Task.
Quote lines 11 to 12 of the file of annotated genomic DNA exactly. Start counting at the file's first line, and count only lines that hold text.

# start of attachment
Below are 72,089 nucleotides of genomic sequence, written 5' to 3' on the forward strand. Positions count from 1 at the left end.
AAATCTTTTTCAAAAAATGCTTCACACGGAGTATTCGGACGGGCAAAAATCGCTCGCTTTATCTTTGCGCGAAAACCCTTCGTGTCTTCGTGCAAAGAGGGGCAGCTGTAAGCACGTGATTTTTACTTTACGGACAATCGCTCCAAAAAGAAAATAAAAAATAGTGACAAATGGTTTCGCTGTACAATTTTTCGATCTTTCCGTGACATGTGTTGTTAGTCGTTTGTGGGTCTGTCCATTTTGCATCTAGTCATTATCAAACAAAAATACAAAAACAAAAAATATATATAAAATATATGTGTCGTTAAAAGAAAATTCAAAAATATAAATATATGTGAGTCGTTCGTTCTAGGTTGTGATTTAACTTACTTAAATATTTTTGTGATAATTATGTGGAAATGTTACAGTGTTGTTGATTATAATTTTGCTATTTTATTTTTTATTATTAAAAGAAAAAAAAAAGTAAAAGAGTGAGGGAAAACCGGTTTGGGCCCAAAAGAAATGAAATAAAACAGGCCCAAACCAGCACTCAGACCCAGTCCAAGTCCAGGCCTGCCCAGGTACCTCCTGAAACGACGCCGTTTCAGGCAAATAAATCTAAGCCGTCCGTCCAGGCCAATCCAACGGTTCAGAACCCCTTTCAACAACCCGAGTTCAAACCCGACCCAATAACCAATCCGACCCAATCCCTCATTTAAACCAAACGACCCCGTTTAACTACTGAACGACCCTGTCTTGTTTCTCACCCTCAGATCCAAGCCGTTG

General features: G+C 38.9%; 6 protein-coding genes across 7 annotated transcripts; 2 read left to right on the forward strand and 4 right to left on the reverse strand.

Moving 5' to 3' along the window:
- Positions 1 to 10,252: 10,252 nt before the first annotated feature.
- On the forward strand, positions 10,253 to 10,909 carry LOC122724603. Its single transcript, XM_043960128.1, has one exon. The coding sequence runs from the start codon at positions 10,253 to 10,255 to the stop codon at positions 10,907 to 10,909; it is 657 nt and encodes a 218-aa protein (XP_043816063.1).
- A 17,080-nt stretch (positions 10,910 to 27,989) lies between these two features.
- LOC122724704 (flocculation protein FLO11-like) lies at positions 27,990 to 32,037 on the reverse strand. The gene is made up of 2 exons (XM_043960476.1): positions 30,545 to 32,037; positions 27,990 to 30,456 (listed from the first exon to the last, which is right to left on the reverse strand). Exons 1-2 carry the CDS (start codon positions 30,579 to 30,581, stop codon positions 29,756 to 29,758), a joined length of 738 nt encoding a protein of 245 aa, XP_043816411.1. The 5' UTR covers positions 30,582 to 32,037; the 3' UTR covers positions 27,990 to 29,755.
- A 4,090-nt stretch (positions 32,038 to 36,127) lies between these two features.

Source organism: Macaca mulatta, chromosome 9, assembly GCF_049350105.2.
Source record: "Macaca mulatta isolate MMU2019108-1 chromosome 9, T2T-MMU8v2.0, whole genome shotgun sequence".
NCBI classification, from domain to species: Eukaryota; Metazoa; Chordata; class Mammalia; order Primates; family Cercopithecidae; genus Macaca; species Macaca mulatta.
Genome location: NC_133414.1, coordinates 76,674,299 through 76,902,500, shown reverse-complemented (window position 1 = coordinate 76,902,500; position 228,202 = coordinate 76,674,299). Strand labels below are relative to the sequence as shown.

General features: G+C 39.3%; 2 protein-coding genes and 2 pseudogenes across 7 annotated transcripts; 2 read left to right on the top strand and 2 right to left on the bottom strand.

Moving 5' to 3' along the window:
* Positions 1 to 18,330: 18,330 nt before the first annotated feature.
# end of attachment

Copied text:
Source record: "Macaca mulatta isolate MMU2019108-1 chromosome 9, T2T-MMU8v2.0, whole genome shotgun sequence".
NCBI classification, from domain to species: Eukaryota; Metazoa; Chordata; class Mammalia; order Primates; family Cercopithecidae; genus Macaca; species Macaca mulatta.